Now that Adobe has finished applying the magic eraser tool to its longtime graphics rival Macromedia, it needs to enter or create new markets to continue growth beyond its dominant position in professional publishing. With the recent focus on what is admittedly the nascent e-book market, Adobe is looking at a unique window in which it could step up and become a market leader. However, it had better hurry, because Microsoft is getting tired of staring at the walls when it comes to this market.
The recent interest in e-books is due to the commercialization of electronic ink, which enables thin, crisp, paper-like monochrome (and soon color) displays that require a fraction of the power needed by LCDs. While their refresh rate makes them prohibitively slow for any kind of animation, they are the best technology for the medium developed to date and have attracted the attention of Sony and iRex, a spinoff of Philips.
Electronic ink is the kind of disruptor that has allowed opportunistic companies to seize markets. Sony, for example, capitalized on the CD-ROM with the original PlayStation and entered the digital camera market via the floppy disk with its first Mavica cameras. Apple, of course, leveraged the 1.8-inch hard drive with its first iPod.
Adobe is, in fact, already in the e-book business. but it is not providing a complete solution, which would require an end-user device. Sony's Reader will support the display of PDFs, but the electronics giant will use its own proprietary format and its own online service for distribution of content. The e-book market -- like the online music and video markets prior to the entry of Apple -- is so immature that it's just waiting for a company to step up with an integrated solution.
Sony has great distribution for its devices, but does it really understand the publishing industry? When Steve Jobs announced the addition of Disney content to the iTunes Music Store, he joked, "Hey, I know these guys." Such is the case with Adobe and major publishers, all of which are surely Adobe customers. Many magazines and books are already laid out with Adobe software; for those that are not, it's trivial to convert them into PDFs.
When compared with Sony or Apple, Adobe also doesn't have much of a consumer brand, and it's even less of a device or service brand, but these days just about anyone can outsource design to firms such as IDEO and manufacturing to companies such as Flextronics. Having a software legacy didn't prevent Microsoft from producing its own branded hardware video game console or a sophisticated subscription service to accompany it.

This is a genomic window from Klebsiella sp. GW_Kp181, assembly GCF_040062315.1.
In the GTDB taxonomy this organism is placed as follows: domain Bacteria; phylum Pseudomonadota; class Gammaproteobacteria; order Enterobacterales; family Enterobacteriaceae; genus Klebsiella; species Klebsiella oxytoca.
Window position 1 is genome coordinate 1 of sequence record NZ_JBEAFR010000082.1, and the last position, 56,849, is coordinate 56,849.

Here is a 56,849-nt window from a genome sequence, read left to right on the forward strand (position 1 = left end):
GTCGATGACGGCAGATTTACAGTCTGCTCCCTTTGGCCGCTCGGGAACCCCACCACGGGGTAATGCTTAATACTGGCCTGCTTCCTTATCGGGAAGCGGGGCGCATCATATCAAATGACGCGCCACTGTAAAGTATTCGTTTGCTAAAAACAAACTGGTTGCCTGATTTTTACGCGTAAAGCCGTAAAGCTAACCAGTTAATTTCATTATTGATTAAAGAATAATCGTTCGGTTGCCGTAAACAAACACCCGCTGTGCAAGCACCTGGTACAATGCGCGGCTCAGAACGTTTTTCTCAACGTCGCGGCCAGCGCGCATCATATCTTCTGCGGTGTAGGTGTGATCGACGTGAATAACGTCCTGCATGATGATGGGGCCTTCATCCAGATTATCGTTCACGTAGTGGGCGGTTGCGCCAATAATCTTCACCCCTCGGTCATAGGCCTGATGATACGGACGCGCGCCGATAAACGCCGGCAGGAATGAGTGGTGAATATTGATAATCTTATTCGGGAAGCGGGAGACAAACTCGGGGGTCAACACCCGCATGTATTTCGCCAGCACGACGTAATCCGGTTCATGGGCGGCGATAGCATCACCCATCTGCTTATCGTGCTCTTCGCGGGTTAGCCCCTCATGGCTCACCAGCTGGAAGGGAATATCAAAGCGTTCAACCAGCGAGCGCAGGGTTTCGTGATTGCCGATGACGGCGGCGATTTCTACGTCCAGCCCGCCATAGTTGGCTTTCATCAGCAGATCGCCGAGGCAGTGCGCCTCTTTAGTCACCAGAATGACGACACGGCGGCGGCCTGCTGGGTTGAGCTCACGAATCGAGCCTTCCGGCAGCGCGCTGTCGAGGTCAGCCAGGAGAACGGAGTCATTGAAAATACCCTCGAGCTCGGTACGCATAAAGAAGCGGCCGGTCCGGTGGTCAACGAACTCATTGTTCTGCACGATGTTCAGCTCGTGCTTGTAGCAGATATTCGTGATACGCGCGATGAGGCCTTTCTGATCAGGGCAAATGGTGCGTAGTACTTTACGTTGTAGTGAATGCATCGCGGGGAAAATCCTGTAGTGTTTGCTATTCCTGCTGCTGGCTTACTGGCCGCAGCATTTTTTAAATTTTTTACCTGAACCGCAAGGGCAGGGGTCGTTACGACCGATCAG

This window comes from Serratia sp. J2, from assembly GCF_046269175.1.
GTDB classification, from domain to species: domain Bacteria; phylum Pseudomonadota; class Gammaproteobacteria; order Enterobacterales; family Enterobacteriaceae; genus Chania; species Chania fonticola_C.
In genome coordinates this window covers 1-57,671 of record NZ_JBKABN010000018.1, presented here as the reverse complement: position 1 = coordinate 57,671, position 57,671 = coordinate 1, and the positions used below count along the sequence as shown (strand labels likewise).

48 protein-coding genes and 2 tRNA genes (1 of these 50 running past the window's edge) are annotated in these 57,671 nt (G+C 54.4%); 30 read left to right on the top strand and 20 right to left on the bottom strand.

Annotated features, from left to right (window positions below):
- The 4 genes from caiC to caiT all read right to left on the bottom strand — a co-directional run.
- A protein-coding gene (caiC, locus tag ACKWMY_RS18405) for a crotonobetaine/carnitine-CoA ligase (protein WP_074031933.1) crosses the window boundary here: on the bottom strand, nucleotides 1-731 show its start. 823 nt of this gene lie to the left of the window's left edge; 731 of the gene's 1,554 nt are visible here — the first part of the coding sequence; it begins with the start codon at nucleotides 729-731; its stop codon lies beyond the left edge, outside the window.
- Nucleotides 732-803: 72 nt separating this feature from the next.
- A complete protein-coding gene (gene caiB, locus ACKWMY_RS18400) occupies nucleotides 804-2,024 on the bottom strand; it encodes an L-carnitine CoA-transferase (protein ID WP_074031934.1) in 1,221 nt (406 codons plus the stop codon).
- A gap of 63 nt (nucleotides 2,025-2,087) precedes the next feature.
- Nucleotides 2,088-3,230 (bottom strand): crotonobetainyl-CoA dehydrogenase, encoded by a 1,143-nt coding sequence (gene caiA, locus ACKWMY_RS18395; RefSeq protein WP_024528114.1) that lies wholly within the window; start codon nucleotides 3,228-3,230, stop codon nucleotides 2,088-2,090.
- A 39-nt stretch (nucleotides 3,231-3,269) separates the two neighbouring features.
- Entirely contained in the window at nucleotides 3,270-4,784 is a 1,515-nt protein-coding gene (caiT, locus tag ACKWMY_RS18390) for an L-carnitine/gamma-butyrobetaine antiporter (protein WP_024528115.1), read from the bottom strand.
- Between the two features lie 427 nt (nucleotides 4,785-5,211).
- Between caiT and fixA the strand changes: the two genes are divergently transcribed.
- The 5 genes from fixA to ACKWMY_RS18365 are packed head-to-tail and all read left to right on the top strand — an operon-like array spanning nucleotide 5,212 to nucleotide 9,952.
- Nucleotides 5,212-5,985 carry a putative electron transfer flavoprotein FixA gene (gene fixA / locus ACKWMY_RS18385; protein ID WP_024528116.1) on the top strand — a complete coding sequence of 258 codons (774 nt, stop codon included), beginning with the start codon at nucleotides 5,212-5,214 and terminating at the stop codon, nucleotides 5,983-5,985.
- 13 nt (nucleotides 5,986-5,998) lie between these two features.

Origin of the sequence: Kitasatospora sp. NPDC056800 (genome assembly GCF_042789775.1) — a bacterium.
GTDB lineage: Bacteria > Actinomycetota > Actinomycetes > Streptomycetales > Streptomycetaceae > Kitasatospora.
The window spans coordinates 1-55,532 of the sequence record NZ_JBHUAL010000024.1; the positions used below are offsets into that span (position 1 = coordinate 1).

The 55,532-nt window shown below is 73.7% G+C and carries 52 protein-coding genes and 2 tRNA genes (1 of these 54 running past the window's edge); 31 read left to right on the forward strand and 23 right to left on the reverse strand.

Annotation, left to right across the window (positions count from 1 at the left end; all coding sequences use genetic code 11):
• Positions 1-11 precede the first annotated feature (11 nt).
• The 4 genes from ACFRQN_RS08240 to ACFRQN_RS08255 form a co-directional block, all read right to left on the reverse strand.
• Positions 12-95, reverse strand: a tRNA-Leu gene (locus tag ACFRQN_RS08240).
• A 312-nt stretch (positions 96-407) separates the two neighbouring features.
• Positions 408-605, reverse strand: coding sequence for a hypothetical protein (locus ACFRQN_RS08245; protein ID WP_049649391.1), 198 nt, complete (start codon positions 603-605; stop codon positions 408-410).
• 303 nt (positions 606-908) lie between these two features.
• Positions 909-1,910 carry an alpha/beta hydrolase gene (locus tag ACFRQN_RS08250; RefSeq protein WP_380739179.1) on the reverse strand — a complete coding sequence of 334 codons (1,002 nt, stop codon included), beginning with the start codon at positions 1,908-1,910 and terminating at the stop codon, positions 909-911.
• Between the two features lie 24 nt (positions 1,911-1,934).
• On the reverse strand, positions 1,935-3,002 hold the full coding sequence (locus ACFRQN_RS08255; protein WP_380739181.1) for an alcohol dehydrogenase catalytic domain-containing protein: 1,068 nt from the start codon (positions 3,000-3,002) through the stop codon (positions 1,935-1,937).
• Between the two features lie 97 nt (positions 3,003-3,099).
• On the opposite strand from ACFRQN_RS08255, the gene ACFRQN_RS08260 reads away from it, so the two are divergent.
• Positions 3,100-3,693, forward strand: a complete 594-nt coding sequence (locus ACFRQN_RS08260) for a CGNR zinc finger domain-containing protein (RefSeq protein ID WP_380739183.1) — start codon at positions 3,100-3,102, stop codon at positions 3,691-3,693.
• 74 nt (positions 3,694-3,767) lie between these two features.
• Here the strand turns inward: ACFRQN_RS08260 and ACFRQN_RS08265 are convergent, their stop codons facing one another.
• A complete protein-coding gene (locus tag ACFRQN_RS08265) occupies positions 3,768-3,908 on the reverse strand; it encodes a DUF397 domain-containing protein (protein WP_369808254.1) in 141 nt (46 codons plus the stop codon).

Xbox has been a big money loser for Microsoft to date. However, the investment required to create an e-book ecosystem would be much lower, and the competition wouldn't be as fierce or entrenched. Furthermore, much of the early market would be in professional and educational markets, where Adobe has a stronger brand. Furthermore, Adobe wouldn't be trying to unseat a dominant platform, as Microsoft continues to try to do to the PlayStation.
Indeed, Microsoft, which has dabbled in the e-book market before, is now mounting its most extensive assault to date on the Adobe empire, taking on everything from PDF to Flash with its Metro file format slated for Windows Vista and a trio of design tools. If Adobe waits until these products have a huge installed base, it could jeopardize its position of strength from which it could jump-start this market.
Once upon a time in Silicon Valley, a company that had created a breakthrough page-description language decided to enter a new market developing publishing applications. Adobe products are where many publications are produced; they could also be where they are consumed.
Ross Rubin is director of industry analysis for consumer technology at market research and analysis firm The NPD Group and a contributing editor for LAPTOP. Views expressed in Switched On are his own. Feedback is welcome at firstname.lastname@example.org.